One interesting fact about the role of education is that despite how vital it is to addressing many issues, it has sometimes been overlooked by experts. During the “Reimagining the Building Blocks of Democracy” session, it was shared that when hearing from citizens on elements crucial to democracy, education was a primary concern. Yet when hearing from experts, education was not highlighted.

The difference between issues identified by citizens and those by experts is one reason many are calling for the creation of citizen-led parliamentary committees, peoples’ assemblies, and other means of increasing citizens’ voices. These ideas became a major component of the Forum.

While prior to my engagements with the Forum I knew little about citizen assemblies, I have come to see them as having immense power in lifting up people’s voices and getting influential policies passed.

In preparation for the Forum, I did extension research on a Transnational Peoples’ Assembly for Europe and had the opportunity to present a “Student Hack” on it at the conference. (You may view my hack at 26:05 in the session recording.) I also had the opportunity to speak with Art O’Leary, the Chief Executive of the Electoral Commission of Ireland, who is in charge of the citizens assembly there.

Citizen assemblies can serve as a fourth branch of government that supports parliament by providing policy recommendations. These assemblies are designed to be truly representative of the population they serve and consist of everyday people rather than career politicians. The idea is that this allows a more accurate rendering of the people’s wishes and members are not impacted by concerns over electability.

A common question may be just how effective these assemblies are when they do not have decision making power? In the case of Ireland, the Assembly has been quite impactful. Several major changes to Ireland’s constitution have been made based on the Assembly’s recommendations. These include changes on issues such as marriage equality and abortion access.

Parliaments often avoid legislation that is controversial due to fears over electability. While this is not always a negative, it can prevent important legislation from being passed. Assembly recommendations make it easier for parliaments to take action on polarizing issues. It increases the legitimacy of such legislation and does less damage to official’s electability as they can cast the “blame” on the assembly.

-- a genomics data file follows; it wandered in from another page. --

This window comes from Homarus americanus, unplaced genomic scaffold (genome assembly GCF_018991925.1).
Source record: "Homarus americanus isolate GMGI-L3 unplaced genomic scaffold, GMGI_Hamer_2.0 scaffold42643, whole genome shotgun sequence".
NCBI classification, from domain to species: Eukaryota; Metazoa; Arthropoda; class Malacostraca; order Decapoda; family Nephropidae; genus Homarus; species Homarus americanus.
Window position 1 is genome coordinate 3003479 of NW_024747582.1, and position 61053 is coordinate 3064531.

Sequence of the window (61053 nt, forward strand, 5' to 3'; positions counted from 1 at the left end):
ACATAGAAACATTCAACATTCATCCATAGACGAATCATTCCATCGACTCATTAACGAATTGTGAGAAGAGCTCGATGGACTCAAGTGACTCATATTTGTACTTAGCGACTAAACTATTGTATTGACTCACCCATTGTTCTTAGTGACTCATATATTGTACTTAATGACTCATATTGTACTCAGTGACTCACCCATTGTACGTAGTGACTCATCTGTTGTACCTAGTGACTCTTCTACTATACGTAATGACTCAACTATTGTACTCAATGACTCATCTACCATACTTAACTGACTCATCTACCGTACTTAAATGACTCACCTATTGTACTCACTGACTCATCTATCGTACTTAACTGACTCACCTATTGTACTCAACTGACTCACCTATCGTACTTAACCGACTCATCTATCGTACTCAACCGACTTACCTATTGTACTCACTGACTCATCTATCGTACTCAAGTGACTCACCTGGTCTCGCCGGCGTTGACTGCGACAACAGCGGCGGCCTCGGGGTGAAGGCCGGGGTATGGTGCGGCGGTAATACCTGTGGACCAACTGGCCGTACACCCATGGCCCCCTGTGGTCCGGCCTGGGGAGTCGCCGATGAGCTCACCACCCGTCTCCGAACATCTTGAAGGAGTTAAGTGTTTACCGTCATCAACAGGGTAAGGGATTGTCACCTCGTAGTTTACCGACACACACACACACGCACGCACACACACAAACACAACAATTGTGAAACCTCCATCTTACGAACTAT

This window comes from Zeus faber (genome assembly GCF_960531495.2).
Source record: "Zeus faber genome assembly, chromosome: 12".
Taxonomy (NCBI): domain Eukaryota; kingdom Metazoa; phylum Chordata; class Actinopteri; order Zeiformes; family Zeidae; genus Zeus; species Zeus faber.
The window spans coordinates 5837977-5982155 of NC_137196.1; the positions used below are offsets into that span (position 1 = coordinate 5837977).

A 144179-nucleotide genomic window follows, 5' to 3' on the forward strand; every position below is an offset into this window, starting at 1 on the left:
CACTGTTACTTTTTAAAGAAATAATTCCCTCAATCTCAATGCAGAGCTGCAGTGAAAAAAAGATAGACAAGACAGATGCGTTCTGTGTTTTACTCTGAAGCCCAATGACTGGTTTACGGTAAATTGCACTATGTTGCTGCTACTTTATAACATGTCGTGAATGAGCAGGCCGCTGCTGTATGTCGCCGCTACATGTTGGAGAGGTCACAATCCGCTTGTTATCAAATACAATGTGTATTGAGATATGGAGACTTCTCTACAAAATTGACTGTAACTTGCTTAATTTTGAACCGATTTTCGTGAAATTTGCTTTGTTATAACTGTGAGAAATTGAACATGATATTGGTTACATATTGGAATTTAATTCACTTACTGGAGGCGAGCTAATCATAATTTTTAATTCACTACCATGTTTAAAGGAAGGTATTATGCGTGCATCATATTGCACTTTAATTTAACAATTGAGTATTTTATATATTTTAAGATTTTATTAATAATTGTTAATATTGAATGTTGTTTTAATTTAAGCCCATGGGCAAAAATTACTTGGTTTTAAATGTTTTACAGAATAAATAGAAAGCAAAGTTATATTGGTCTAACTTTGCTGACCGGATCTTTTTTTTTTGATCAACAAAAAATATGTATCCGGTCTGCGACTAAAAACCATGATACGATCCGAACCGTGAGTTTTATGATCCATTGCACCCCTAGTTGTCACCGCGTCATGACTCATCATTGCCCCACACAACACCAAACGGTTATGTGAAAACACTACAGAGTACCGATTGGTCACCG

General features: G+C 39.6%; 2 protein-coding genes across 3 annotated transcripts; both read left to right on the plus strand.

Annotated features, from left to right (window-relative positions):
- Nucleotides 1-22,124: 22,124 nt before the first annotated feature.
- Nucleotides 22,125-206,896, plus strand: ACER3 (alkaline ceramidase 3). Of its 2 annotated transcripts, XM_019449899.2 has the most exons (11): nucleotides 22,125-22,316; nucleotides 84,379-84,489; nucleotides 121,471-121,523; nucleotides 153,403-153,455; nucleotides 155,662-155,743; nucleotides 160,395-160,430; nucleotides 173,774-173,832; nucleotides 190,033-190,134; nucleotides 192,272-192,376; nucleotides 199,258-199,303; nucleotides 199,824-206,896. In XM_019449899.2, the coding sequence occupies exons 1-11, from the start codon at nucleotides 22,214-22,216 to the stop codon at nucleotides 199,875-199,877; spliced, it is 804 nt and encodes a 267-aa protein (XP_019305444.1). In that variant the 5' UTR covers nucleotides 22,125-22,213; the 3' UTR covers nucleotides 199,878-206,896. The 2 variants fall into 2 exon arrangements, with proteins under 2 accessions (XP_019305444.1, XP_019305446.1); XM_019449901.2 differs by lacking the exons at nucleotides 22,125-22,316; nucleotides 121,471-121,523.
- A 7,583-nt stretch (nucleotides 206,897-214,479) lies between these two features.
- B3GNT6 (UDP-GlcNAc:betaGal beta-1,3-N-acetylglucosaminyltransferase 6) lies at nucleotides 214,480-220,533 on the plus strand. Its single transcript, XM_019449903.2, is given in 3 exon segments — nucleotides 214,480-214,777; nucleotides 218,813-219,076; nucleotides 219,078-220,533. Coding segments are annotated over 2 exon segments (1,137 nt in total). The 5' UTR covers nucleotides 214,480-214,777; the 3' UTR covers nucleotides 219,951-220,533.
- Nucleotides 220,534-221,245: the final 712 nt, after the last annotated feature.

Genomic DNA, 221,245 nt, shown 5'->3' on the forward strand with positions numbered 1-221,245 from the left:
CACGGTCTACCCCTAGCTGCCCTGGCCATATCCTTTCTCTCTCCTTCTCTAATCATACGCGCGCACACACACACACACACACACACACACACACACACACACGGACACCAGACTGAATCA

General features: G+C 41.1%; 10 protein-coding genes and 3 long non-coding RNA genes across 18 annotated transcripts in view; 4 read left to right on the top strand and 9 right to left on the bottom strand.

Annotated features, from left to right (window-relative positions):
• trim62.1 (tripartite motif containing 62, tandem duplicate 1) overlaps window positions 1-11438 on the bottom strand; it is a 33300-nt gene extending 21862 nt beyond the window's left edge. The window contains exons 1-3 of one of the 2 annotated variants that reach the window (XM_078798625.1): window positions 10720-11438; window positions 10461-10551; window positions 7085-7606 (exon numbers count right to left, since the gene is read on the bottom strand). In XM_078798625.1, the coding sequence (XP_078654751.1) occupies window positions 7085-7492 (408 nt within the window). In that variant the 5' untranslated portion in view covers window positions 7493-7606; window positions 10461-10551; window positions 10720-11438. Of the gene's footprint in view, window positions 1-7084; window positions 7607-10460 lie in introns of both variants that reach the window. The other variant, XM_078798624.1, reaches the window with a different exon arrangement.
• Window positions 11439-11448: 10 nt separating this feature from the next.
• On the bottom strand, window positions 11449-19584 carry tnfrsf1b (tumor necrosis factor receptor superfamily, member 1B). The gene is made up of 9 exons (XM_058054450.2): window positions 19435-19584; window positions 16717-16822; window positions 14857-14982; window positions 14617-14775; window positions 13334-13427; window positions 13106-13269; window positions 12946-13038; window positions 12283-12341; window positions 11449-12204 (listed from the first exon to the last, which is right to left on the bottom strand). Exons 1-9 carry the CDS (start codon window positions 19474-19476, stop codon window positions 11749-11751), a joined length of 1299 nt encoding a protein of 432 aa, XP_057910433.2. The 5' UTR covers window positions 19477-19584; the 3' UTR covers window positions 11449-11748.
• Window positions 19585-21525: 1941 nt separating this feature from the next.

And to come full circle, education of course plays a major role in overcoming polarization and ensuring that assembly recommendations are well informed.

In Ireland, assembly members go through a thorough educating process that has built in mechanisms to prevent bias. It has several stages, starting with experts being brought in to share the facts related to the issue without taking stances. Members have the opportunity to ask questions, and it is actually desirable for misinformation to come up, that way it can be addressed by the experts. After all of the facts have been presented, advocates on all sides of the issue share their stances. Then assembly members form their own opinions and discuss what they think should be done with an emphasis on building consensus and taking action.

While citizens’ assemblies are not perfect and may not be possible in all forms of government, there are still components from them that can be useful in other situations, such as how participants are educated on issues. And assemblies do raise good points on what representation looks like in a democracy, and the ways to increase representation and lift up different voices.

Do We Dare to Hope?

So what about the question posed at the Forum—do we dare to hope? Yes.

The world is facing countless challenges and democracy and rights are under attack. But the fight is not over. As long as we have hope, positive change is still possible.

If there is one thing to take away from the Athens Democracy Forum, it is that there are countless people passionate about making a difference who are working hard to make this world a better place. There are leaders around the world, from presidents to grassroots activists, fighting every day. And there are youth like my fellow delegates, who are determined to make change happen; and I know that they not only will succeed in the future, but that they have in fact already begun.

And it is that fact, which I think while looking around at the smiling faces of my fellow student delegates, that really gives me hope.

Kara Anderson is a junior political science and English double major, pursing experiential learning certificates in human rights and legal studies. At Albion, Kara is a part of many organizations including the Prentiss M. Brown Honors Program and the Gerald R. Ford Institute for Leadership in Public Policy and Service.

The views expressed here represent those of the author and not necessarily of Albion College.